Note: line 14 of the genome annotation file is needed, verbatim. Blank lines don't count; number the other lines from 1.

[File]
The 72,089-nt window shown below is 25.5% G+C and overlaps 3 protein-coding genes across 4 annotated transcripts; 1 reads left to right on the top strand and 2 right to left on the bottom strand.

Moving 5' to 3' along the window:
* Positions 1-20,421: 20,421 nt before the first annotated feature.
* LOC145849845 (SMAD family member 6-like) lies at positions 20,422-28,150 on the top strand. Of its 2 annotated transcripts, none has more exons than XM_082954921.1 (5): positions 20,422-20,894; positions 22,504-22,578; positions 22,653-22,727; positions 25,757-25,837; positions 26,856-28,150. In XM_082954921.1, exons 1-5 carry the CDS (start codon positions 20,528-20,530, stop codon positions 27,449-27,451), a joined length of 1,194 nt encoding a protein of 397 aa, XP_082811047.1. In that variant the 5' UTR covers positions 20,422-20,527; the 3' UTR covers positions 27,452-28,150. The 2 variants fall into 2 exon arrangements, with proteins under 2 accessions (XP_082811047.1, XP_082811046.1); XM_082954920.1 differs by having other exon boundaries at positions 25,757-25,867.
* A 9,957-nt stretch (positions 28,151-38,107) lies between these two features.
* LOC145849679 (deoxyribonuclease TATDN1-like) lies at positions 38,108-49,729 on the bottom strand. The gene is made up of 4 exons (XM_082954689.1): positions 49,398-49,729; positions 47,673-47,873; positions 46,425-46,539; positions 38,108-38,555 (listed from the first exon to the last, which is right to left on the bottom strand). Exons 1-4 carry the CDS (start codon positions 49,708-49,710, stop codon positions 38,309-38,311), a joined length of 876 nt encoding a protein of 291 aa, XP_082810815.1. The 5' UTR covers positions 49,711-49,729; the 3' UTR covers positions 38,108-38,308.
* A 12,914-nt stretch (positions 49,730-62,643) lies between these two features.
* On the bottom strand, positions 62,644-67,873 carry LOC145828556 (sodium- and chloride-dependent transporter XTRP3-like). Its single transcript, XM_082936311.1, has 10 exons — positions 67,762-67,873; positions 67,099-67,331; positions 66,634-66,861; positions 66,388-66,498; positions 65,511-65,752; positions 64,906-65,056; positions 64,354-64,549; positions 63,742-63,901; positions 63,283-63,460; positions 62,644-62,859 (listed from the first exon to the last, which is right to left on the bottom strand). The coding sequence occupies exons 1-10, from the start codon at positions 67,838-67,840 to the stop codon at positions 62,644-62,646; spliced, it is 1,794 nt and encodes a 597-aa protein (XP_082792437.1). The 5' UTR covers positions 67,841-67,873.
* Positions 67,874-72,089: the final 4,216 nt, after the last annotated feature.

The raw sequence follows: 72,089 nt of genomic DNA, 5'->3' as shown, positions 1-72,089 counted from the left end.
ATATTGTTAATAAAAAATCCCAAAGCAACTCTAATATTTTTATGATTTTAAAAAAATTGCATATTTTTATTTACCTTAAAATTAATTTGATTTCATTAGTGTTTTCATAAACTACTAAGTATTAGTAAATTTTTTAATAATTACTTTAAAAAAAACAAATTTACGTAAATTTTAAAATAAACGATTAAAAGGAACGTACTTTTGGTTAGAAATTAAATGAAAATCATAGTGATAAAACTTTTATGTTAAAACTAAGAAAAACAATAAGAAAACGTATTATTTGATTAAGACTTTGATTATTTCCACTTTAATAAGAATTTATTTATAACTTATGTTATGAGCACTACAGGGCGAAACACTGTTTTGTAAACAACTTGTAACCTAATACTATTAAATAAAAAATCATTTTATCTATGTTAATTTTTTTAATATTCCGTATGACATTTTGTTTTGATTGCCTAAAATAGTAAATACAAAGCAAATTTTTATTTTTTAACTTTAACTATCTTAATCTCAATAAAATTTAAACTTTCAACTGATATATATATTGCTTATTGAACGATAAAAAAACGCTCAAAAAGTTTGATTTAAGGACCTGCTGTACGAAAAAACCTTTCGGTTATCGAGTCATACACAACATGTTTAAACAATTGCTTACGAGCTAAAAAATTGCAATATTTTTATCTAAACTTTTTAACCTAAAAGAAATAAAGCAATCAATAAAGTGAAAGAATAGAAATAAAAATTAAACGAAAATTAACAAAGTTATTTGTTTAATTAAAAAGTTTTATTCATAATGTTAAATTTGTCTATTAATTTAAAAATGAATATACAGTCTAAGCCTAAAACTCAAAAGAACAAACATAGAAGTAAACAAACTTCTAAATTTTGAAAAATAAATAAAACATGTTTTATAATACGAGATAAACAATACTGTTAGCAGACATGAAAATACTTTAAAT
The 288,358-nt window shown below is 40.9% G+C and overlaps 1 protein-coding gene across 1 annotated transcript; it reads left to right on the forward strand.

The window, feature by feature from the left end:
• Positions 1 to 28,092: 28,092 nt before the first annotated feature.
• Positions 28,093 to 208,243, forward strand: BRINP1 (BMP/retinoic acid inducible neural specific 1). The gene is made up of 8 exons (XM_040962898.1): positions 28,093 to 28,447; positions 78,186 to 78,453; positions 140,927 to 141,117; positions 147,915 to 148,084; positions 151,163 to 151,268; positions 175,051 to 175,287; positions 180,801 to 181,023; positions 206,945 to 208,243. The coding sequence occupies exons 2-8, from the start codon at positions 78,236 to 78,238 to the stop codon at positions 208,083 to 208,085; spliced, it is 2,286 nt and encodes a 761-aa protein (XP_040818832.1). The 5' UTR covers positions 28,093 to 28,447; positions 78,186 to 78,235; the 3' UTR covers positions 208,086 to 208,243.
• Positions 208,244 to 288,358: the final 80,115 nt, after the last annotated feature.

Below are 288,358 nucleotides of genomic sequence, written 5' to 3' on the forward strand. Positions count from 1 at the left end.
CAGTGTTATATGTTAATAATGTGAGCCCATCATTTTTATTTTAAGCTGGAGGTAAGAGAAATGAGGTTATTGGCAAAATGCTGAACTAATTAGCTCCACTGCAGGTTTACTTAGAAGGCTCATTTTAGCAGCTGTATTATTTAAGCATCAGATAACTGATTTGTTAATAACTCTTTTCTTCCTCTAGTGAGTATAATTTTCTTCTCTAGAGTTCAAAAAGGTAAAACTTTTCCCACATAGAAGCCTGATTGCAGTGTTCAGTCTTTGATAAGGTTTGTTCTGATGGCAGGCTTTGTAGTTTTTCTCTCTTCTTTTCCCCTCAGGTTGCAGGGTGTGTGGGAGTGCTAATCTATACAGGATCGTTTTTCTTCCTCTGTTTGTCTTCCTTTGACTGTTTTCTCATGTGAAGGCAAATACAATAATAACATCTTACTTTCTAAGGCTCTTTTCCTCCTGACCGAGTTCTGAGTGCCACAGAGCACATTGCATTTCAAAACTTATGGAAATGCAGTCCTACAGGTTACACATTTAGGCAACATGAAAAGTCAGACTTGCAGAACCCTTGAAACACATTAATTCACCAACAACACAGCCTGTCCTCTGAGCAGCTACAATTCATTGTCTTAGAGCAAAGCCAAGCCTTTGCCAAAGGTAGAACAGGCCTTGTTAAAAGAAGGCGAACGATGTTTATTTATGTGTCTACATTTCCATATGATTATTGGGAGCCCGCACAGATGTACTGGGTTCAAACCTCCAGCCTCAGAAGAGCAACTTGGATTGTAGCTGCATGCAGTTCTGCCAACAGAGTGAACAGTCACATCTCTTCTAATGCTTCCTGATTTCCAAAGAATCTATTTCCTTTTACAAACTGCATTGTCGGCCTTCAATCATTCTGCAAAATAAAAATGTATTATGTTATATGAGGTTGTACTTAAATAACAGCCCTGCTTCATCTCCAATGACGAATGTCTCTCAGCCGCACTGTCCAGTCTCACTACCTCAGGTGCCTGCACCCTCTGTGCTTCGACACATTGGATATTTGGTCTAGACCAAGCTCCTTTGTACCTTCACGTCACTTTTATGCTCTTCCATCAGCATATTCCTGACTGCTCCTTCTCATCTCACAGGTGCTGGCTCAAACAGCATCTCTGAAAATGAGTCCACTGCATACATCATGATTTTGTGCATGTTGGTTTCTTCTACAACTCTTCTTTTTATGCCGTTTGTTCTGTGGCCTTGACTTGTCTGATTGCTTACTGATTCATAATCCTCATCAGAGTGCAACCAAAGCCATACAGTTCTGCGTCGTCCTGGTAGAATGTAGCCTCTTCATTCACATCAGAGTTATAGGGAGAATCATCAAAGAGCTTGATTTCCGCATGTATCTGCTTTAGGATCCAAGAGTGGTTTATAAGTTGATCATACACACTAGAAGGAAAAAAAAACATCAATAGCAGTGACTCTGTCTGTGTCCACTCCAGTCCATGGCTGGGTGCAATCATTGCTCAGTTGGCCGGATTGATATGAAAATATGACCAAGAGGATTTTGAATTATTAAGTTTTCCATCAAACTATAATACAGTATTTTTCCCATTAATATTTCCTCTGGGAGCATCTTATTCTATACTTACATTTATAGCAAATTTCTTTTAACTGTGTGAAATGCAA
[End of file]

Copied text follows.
• Positions 1 to 28,092: 28,092 nt before the first annotated feature.